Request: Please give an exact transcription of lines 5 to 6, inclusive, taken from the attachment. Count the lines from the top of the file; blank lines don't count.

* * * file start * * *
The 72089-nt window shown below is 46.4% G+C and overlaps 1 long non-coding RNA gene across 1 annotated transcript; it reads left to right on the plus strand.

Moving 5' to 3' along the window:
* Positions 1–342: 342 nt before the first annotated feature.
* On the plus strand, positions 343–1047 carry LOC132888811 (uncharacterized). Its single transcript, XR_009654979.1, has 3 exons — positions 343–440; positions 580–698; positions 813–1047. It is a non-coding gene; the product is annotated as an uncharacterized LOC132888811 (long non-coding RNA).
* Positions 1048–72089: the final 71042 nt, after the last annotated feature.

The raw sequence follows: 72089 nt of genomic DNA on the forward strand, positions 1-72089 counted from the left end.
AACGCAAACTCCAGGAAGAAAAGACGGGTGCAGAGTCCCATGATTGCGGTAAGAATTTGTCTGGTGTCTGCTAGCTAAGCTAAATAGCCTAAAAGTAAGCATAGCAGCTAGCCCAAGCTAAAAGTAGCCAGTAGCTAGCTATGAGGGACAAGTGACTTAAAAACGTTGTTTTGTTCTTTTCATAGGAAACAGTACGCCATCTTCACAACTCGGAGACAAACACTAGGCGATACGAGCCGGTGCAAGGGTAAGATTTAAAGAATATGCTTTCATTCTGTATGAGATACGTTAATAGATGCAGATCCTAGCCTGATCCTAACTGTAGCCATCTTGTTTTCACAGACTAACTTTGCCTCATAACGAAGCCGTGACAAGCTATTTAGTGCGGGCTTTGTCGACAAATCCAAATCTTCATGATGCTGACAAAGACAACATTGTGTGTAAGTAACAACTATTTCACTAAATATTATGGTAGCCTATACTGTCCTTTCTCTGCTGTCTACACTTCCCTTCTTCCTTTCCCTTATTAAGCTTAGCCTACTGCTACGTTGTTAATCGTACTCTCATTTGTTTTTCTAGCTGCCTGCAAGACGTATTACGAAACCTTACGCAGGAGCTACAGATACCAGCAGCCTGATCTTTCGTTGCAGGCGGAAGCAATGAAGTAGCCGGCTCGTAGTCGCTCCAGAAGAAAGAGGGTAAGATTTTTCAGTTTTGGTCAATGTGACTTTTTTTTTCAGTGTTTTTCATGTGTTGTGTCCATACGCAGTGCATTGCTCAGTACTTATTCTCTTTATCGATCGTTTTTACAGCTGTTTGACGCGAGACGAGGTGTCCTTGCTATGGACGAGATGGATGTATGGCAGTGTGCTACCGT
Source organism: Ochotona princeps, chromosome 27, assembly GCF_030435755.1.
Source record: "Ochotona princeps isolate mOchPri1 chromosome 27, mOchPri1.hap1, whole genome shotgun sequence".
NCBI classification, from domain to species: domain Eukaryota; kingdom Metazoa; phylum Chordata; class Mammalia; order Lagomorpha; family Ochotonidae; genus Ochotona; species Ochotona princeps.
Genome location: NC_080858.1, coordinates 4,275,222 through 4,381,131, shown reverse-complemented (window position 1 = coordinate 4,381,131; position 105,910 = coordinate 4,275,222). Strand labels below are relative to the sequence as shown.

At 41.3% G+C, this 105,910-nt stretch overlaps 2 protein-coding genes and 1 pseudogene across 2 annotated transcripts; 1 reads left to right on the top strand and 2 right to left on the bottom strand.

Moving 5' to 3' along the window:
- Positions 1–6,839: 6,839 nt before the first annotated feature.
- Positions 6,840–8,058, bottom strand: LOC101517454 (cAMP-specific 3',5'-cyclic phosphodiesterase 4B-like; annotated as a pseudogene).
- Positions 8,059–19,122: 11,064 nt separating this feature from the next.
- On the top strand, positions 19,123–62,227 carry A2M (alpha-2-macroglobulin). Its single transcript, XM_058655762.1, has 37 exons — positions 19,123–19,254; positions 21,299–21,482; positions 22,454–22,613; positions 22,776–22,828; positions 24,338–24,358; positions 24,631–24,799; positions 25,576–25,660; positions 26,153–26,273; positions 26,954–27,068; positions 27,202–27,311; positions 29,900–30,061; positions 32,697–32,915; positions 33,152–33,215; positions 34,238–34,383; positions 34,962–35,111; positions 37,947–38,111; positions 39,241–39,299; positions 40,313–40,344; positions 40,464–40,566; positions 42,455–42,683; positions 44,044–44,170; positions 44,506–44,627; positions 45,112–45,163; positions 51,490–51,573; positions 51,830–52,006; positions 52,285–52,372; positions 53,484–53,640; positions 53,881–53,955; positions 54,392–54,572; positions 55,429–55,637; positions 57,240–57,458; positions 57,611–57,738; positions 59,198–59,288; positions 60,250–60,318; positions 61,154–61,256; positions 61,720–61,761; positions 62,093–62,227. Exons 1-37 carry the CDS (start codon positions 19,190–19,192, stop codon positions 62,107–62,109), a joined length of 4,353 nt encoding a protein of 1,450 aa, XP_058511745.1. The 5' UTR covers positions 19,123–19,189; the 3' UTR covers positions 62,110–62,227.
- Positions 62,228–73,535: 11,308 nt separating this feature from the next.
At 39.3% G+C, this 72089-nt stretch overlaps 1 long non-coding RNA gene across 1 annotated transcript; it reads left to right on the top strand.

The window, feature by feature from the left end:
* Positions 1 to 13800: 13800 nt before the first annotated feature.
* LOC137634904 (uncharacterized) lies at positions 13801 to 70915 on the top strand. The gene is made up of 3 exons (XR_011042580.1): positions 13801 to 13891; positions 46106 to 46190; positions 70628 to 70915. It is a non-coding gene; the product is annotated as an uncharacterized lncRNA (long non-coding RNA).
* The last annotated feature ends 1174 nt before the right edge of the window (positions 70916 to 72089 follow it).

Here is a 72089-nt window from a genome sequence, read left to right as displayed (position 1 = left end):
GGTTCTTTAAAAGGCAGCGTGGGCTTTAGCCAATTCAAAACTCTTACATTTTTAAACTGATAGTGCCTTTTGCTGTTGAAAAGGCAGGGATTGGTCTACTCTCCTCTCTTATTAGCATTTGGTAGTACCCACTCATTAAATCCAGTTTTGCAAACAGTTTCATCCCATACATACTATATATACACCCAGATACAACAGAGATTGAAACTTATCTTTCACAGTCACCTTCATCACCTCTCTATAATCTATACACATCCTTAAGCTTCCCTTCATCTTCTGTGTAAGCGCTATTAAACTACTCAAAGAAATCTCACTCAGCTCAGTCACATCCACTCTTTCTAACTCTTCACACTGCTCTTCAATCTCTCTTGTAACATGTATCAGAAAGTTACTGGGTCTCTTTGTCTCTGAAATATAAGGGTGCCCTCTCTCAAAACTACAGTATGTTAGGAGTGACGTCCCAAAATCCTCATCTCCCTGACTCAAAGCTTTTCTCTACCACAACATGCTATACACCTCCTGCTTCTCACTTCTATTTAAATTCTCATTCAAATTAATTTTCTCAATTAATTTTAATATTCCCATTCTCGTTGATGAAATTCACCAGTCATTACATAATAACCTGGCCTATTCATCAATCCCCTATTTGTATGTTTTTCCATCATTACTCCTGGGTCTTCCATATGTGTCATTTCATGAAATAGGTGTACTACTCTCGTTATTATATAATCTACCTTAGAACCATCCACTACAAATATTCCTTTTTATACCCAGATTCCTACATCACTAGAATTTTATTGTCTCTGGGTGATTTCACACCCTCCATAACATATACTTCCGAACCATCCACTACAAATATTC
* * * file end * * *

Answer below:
* Positions 1048–72089: the final 71042 nt, after the last annotated feature.

The raw sequence follows: 72089 nt of genomic DNA on the forward strand, positions 1-72089 counted from the left end.